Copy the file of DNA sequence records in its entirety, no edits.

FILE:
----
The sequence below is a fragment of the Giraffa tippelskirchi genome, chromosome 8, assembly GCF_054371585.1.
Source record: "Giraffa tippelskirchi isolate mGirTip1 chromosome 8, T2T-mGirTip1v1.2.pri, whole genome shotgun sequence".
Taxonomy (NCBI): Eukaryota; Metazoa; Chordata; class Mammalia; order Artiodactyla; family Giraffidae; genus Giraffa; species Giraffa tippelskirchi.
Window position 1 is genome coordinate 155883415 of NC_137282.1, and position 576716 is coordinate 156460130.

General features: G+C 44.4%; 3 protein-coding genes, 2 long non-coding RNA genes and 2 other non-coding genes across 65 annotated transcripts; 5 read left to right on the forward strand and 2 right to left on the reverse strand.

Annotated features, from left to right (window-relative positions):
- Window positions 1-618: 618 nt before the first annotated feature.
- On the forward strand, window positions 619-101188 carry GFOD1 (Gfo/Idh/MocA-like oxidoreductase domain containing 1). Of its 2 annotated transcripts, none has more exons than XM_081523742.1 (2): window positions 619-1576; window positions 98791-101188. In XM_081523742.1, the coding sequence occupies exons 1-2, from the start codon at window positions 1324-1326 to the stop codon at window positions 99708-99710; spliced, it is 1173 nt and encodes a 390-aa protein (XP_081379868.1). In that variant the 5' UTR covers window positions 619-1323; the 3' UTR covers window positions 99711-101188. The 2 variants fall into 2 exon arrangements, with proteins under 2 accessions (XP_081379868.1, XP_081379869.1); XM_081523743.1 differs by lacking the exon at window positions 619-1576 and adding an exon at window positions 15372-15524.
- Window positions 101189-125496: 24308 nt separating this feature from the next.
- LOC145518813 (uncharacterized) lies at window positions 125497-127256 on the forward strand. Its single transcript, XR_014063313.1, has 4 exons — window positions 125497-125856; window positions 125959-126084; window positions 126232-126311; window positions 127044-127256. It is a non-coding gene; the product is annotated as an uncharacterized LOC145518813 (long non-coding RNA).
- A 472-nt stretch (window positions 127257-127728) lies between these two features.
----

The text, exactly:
The sequence below is a fragment of the Giraffa tippelskirchi genome, chromosome 8, assembly GCF_054371585.1.
Source record: "Giraffa tippelskirchi isolate mGirTip1 chromosome 8, T2T-mGirTip1v1.2.pri, whole genome shotgun sequence".
Taxonomy (NCBI): Eukaryota; Metazoa; Chordata; class Mammalia; order Artiodactyla; family Giraffidae; genus Giraffa; species Giraffa tippelskirchi.
Window position 1 is genome coordinate 155883415 of NC_137282.1, and position 576716 is coordinate 156460130.

General features: G+C 44.4%; 3 protein-coding genes, 2 long non-coding RNA genes and 2 other non-coding genes across 65 annotated transcripts; 5 read left to right on the forward strand and 2 right to left on the reverse strand.

Annotated features, from left to right (window-relative positions):
- Window positions 1-618: 618 nt before the first annotated feature.
- On the forward strand, window positions 619-101188 carry GFOD1 (Gfo/Idh/MocA-like oxidoreductase domain containing 1). Of its 2 annotated transcripts, none has more exons than XM_081523742.1 (2): window positions 619-1576; window positions 98791-101188. In XM_081523742.1, the coding sequence occupies exons 1-2, from the start codon at window positions 1324-1326 to the stop codon at window positions 99708-99710; spliced, it is 1173 nt and encodes a 390-aa protein (XP_081379868.1). In that variant the 5' UTR covers window positions 619-1323; the 3' UTR covers window positions 99711-101188. The 2 variants fall into 2 exon arrangements, with proteins under 2 accessions (XP_081379868.1, XP_081379869.1); XM_081523743.1 differs by lacking the exon at window positions 619-1576 and adding an exon at window positions 15372-15524.
- Window positions 101189-125496: 24308 nt separating this feature from the next.
- LOC145518813 (uncharacterized) lies at window positions 125497-127256 on the forward strand. Its single transcript, XR_014063313.1, has 4 exons — window positions 125497-125856; window positions 125959-126084; window positions 126232-126311; window positions 127044-127256. It is a non-coding gene; the product is annotated as an uncharacterized LOC145518813 (long non-coding RNA).
- A 472-nt stretch (window positions 127257-127728) lies between these two features.